Before you hire an attorney, make sure you understand how they get paid. Some attorneys charge a flat rate, some get paid on a contingency basis, while others take a retainer and charge by the hour.
Many attorneys work with a legal retainer agreement. This helpful article will break down the legal retainer agreement and show you how it works.
What is a Retainer Agreement?
A lawyer retainer agreement involves a fee that is paid to the lawyer before services have been provided. This type of arrangement is common among many types of attorneys from a defense attorney to a business litigation attorney and is often called a “work for hire” contract.
Think of the retainer agreement as a down payment for the attorney’s services. The legal retainer fee agreement will include the type of work the attorney is doing for the client, the rights of both parties entering into the agreement, and any additional fees.
The retainer fee gives the attorney an allowance to draw from as your case proceeds. Expenses such as reports and printing can add up quickly.
Retainer fees are almost always required in cases involving a trial or lawsuit. The amount of the retainer fee varies depending on the type of case and your lawyer.
Be sure to read the retainer agreement for legal services or work for hire document fully to understand exactly how much you are being charged and how your retainer fee can be used.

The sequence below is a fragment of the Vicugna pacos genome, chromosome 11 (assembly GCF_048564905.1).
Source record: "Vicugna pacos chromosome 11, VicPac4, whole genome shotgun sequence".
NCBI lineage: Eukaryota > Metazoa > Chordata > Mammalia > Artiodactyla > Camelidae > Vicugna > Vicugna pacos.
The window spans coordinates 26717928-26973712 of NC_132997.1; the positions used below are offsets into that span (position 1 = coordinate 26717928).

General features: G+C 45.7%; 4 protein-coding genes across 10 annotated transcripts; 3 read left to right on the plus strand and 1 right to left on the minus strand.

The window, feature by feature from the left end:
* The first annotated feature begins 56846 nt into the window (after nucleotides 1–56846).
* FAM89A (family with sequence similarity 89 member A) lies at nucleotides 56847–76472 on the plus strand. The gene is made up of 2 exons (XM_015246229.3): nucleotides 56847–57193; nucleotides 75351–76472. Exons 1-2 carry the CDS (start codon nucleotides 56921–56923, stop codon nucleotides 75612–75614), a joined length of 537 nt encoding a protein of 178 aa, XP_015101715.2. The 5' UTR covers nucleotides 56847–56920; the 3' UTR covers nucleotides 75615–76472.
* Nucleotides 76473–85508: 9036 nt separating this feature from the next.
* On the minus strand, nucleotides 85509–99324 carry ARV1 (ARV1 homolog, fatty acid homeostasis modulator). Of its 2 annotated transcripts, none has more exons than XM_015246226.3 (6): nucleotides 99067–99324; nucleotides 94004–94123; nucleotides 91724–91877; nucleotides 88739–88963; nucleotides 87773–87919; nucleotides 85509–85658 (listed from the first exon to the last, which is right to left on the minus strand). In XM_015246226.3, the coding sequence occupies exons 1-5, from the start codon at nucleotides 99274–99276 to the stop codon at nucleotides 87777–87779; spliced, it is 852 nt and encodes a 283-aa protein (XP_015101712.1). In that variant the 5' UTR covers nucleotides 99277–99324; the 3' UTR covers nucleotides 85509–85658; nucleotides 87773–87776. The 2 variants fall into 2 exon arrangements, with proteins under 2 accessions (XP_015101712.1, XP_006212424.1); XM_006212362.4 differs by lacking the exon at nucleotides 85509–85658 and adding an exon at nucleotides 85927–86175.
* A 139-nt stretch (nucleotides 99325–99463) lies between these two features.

Types of Retainer Fees
Your retainer is paid in advance. Your attorney can use one of three types of retainers: general retainers, a retaining fee, or a special retainer. Be sure to know which type of retainer your attorney uses.
A special retainer s a flat fee for a case or specific project. Some states outlaw this type of legal retainer agreement because you can’t leave the attorney until after the services are completed. Check your state laws to see if this type of retainer is allowed were you live.
All additional fees are often due upon receipt of the bill. If you have a dispute will the bill bring it up to your attorney. All states govern fee disputes differently. A lot states do not allow arbitration of these disputes but some states like to allow.
Benefits of a Retainer
Many benefits come with the legal retainer agreement to both clients and attorneys. A client may choose to pay a retainer to demonstrate they are serious about retaining the attorney’s services.
Retainers also help establish harmonious relationships between clients and attorneys. If the client can trust the attorney with their funds, itis usually a good base for a working relationship.
When an attorney uses a retainer the client is in control of how much the attorney spends and ensures that the firm is paid for the work that is done. When the retainer trust account gets low the client can then refill it and continue the service or choose to end the services.
The retainer fee is always placed in a separate trust account. It is not mixed in with the lawyer’s personal funds. This ensures the money isn’t used for anything outside of the client’s purposes.
Furthermore, all expenses and hours worked by the attorney are given in descriptions to the clients so they can see exactly how the retainer funds are being used.
Final Thoughts on Legal Retainer Agreement and Attorney Fees
A legal retainer agreement is one of the most common ways attorneys get paid. It can sound sketchy when a lawyer asks for money upfront before they have done any work, but it is actually quite common.
There are many benefits to the client that come from a legal retainer agreement as well. Use this article as a reference to understand your attorney’s legal retainer fee.
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